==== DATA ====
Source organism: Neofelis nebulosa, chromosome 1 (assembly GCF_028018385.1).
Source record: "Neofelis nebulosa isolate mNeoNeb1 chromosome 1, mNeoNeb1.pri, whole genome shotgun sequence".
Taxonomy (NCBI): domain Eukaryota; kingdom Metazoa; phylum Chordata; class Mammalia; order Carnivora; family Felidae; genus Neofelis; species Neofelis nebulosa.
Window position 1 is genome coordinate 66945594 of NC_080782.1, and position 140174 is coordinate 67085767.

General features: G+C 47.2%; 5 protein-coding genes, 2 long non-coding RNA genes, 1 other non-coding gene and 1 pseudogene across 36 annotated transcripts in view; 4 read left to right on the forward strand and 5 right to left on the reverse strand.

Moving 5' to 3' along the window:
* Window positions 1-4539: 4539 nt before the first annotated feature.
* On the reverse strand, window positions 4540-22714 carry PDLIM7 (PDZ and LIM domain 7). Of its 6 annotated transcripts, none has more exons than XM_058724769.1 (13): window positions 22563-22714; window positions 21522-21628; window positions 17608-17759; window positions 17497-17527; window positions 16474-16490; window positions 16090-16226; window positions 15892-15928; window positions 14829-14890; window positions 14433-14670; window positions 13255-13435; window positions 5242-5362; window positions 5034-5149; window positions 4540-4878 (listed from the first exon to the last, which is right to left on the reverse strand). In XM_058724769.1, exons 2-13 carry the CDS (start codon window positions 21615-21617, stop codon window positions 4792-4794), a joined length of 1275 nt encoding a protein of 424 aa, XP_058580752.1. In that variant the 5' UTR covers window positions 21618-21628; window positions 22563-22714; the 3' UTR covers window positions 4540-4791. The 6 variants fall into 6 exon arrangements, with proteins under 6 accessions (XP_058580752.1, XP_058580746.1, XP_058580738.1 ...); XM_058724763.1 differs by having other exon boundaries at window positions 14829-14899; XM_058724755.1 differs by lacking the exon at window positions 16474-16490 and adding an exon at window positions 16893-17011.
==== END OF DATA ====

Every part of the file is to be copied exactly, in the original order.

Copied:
Source organism: Neofelis nebulosa, chromosome 1 (assembly GCF_028018385.1).
Source record: "Neofelis nebulosa isolate mNeoNeb1 chromosome 1, mNeoNeb1.pri, whole genome shotgun sequence".
Taxonomy (NCBI): domain Eukaryota; kingdom Metazoa; phylum Chordata; class Mammalia; order Carnivora; family Felidae; genus Neofelis; species Neofelis nebulosa.
Window position 1 is genome coordinate 66945594 of NC_080782.1, and position 140174 is coordinate 67085767.

General features: G+C 47.2%; 5 protein-coding genes, 2 long non-coding RNA genes, 1 other non-coding gene and 1 pseudogene across 36 annotated transcripts in view; 4 read left to right on the forward strand and 5 right to left on the reverse strand.

Moving 5' to 3' along the window:
* Window positions 1-4539: 4539 nt before the first annotated feature.
* On the reverse strand, window positions 4540-22714 carry PDLIM7 (PDZ and LIM domain 7). Of its 6 annotated transcripts, none has more exons than XM_058724769.1 (13): window positions 22563-22714; window positions 21522-21628; window positions 17608-17759; window positions 17497-17527; window positions 16474-16490; window positions 16090-16226; window positions 15892-15928; window positions 14829-14890; window positions 14433-14670; window positions 13255-13435; window positions 5242-5362; window positions 5034-5149; window positions 4540-4878 (listed from the first exon to the last, which is right to left on the reverse strand). In XM_058724769.1, exons 2-13 carry the CDS (start codon window positions 21615-21617, stop codon window positions 4792-4794), a joined length of 1275 nt encoding a protein of 424 aa, XP_058580752.1. In that variant the 5' UTR covers window positions 21618-21628; window positions 22563-22714; the 3' UTR covers window positions 4540-4791. The 6 variants fall into 6 exon arrangements, with proteins under 6 accessions (XP_058580752.1, XP_058580746.1, XP_058580738.1 ...); XM_058724763.1 differs by having other exon boundaries at window positions 14829-14899; XM_058724755.1 differs by lacking the exon at window positions 16474-16490 and adding an exon at window positions 16893-17011.